The two-hour videotape version of the mini-series "Masada" remains in my mind as the greatest single abomination in terms of editing down a mini-series. They did the same thing with "Shogun," which was bad enough, but they had some narration to cover up all their bloody cutting in that instance, and there was nothing to salvage what they did to "Masada." Specifically, they took out all of the debate and rhetoric that led to mass suicide, which was precisely the part I was most interested in seeing again. So I am one of the countless number who were happy to see that the complete 1981 ABC mini-series was finally available on DVD.
Watching "Masada" again after a quarter of a century I was surprised to find how much of it I remembered, especially when it comes to Peter O'Toole's mesmerizing performance as Flavius Silva, leader of the 10th Roman Legion and Governor-General of Judea. In Part II, when Silva rises to his feet and critique's Eleazar psychological warfare, I could vividly recall how that scene was inter-cut with others in ABC's previews for the second week of the mini-series. O'Toole was nominated but did not win an Emmy for his performance (but then Robert Duvall did not win for "Lonesome Dove," so I never expect justice when it comes to the Emmys). Peter Strauss plays Eleazar ben Yair, leader of the defenders of Masada, and in the conflict of this story he is the baritone to O'Toole's tenor. The two clash marvelously, and yet it is clear that if the world had allowed them to work together they could have accomplished great things.
My first wife was doing her Master's Thesis on Jim Jones and the Peoples Temple before Jonestown (she had friends who had joined his church, heard him preach, and knew he was a pathological snake-oil salesman). After Jonestown as the press groped for a reason why hundreds of people would take their own lives in the name of religion, the historical reference of the siege of Masada in 73 A.D., where 936 inhabitants killed themselves rather than be captured and tortured by the Romans. The paradox was how the martyrs of Masada could be heroes while those in Jonestown were delusional. "Guyana Tragedy: Jim Jones Story" aired on CBS in 1980, and ABC showed "Masada" in four parts the following year. Both are riveting in different ways, and produce, as you would expect, diametrically opposed reactions.
You will not be surprised to hear that of the two it is "Masada" that is more bearable to watch a second time. The only real slow part of the six hours comes at the beginning of Part III, because nothing really happens as the siege progresses, but that is a necessary lull to set up when Falco (David Warner) takes over the siege and tries his own sick little version of coercion (I have never liked the "look what you made me do" excuse for barbarity). Then we have one of the best scenes, as Silva and Eleazar are both tormented by the sounds of what is happening, and their reactions end up sanctioning Eleazar's leadership. I still find Barbara Carrera's character of Sheva to be largely unnecessary, although she does give Silva somebody to talk to as he gives weight to the voices in his mind ("You're worse than a mirror," he tells her). I also think her response to what happens at Masada to be an unnecessary pain for Silva, whose belief in reason makes the outcome of the siege painful enough (he proves that with his "That is not Rome," speech when he stops Falco). If there is one line I remember from this mini-series it is Silva's, "I should have put the proposition sooner." There are absolutely no extras, and the end of one of the scenes in Part IV ends abruptly, so in the end we really do not have the "complete" mini-series (but better two minutes lost than only two hours left). The cast features Anthony Quayle as the siege master Rubrius Gallus, Joseph Wiseman as the Head Essene Jerahmeel, and big Paul L. Smith as Gideon.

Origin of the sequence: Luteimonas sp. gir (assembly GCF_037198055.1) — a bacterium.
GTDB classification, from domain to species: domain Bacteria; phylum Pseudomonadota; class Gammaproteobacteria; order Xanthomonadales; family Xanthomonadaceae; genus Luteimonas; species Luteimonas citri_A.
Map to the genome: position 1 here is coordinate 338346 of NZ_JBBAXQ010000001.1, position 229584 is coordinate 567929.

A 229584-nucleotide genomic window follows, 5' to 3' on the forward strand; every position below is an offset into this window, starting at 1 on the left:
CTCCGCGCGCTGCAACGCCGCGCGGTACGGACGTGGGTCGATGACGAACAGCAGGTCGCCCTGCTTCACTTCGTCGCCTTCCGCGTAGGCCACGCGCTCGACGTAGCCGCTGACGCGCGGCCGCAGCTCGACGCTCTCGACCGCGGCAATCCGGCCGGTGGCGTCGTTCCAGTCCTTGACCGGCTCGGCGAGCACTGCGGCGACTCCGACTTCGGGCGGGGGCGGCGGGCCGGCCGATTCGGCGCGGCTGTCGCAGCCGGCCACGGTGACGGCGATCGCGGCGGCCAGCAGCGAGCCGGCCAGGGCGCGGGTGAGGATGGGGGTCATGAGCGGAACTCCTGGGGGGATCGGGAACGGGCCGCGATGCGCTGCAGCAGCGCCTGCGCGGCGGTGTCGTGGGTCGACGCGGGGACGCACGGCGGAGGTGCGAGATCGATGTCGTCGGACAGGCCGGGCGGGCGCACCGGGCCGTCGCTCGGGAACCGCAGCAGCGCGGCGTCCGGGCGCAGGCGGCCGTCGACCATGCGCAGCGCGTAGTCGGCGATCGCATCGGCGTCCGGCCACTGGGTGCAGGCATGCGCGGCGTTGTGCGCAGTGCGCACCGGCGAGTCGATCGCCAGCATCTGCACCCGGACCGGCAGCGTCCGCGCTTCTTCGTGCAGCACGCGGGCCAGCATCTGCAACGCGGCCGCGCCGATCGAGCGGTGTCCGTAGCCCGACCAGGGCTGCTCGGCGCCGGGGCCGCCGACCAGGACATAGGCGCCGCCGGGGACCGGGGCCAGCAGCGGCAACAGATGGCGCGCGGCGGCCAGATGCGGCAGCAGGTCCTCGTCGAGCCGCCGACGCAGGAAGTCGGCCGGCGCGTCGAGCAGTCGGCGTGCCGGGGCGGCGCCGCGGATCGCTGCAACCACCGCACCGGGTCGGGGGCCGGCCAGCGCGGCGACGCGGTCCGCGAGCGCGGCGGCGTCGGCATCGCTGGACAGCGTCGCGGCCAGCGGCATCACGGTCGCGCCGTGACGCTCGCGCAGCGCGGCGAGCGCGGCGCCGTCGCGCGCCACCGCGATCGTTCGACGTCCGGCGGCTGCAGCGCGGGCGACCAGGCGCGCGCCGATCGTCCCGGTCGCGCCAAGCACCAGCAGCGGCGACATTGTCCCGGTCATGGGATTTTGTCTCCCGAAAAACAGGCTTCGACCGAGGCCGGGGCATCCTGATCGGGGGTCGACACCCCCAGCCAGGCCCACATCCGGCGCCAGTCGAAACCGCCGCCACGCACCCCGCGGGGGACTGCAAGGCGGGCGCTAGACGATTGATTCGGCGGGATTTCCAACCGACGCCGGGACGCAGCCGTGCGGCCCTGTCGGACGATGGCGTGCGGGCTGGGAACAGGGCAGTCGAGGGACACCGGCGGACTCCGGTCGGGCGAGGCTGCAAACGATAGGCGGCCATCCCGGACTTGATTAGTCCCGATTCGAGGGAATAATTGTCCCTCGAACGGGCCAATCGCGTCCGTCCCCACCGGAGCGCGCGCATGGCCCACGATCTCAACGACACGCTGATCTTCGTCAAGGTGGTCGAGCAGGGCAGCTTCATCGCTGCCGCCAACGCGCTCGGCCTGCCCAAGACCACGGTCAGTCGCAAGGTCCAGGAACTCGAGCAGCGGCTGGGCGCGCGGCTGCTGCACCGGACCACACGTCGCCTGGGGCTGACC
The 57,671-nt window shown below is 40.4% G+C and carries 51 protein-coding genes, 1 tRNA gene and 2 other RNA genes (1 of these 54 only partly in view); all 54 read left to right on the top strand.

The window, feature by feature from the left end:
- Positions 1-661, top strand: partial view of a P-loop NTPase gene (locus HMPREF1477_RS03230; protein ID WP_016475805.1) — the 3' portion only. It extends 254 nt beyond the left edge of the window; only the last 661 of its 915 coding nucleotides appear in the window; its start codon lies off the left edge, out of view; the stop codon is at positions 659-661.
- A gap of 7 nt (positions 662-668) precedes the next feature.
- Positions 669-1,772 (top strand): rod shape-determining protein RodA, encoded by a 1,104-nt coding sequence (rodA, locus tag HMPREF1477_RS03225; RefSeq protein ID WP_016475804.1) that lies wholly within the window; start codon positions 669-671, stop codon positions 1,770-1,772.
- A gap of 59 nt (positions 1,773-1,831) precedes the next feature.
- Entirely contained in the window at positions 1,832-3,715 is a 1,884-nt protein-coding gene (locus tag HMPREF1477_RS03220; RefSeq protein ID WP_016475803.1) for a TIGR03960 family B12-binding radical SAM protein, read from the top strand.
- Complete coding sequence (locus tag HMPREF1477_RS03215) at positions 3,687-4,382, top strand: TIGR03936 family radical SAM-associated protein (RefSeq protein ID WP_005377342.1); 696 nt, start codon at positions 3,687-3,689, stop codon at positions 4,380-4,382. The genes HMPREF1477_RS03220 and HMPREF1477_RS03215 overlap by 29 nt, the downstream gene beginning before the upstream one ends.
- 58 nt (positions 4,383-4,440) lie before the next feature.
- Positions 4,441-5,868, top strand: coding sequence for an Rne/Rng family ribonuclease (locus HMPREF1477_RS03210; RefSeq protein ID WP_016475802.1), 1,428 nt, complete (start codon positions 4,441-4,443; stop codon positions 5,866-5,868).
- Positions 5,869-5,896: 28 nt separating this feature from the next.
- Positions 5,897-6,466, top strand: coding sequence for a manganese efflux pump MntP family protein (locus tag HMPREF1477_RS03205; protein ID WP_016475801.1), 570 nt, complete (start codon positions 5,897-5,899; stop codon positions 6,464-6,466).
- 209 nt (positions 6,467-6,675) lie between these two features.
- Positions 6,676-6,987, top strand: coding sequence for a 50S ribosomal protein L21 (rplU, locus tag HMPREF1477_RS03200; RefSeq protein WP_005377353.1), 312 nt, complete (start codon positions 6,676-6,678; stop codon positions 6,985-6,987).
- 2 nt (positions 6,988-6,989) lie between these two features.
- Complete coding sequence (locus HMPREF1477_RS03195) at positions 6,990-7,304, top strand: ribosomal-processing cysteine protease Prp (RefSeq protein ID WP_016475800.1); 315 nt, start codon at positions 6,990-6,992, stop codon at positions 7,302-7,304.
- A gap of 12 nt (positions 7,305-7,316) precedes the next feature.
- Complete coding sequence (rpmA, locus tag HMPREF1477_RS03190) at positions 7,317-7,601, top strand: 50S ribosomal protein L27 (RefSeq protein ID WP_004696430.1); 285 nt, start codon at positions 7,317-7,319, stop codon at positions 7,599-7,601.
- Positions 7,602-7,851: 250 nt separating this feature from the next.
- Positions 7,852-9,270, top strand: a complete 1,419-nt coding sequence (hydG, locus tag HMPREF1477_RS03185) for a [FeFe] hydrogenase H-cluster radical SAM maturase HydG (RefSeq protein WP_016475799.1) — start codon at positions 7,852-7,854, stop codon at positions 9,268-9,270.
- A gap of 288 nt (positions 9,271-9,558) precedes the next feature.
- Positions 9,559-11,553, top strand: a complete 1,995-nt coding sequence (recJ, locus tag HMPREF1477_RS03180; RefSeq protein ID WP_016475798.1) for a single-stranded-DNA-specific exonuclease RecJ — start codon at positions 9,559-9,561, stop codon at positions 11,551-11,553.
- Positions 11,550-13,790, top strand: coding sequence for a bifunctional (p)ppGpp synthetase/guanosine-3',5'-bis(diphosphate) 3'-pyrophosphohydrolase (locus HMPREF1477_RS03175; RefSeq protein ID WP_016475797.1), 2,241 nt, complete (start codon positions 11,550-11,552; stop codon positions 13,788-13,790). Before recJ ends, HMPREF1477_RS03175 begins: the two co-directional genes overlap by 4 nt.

"Masada" is not history but drama; who knows if Silva and Eleazar ever spoke to each other, let alone having a clandestine meeting on the slopes of Masada during the siege. Mary Queen of Scots and Elizabeth Tudor never met, but I know of no dramatist who has avoided putting them into a room together in telling their story. Ernest K. Gann, best known as the author of "The High and the Mighty," told the story of Masada as "The Antagonists," republished in paperback when the mini-series was produced as "Masada: A novel of love, courage and the triumph of the human spirit." Gann put the focus on Silva and Eleazar, and the mini-series rightfully follows his lead. The screenplay is by Joel Olianksy, writer-director of "The Competition," and he certainly gives O'Toole and Strauss plenty to work with (e.g., Eleazar proposes the mass suicide while looking at his wife and son), which explains the results. Equally important, the strategy and tactics of the siege, by definition a relatively long and boring process, are worked out in great detail (e.g., the attackers moving the battle tower into position while the defenders "soften" the gate). Whatever really happened was probably not as interesting, but the results here are impressive even before we get to the mass suicide, which is precisely what the point of telling this story should be.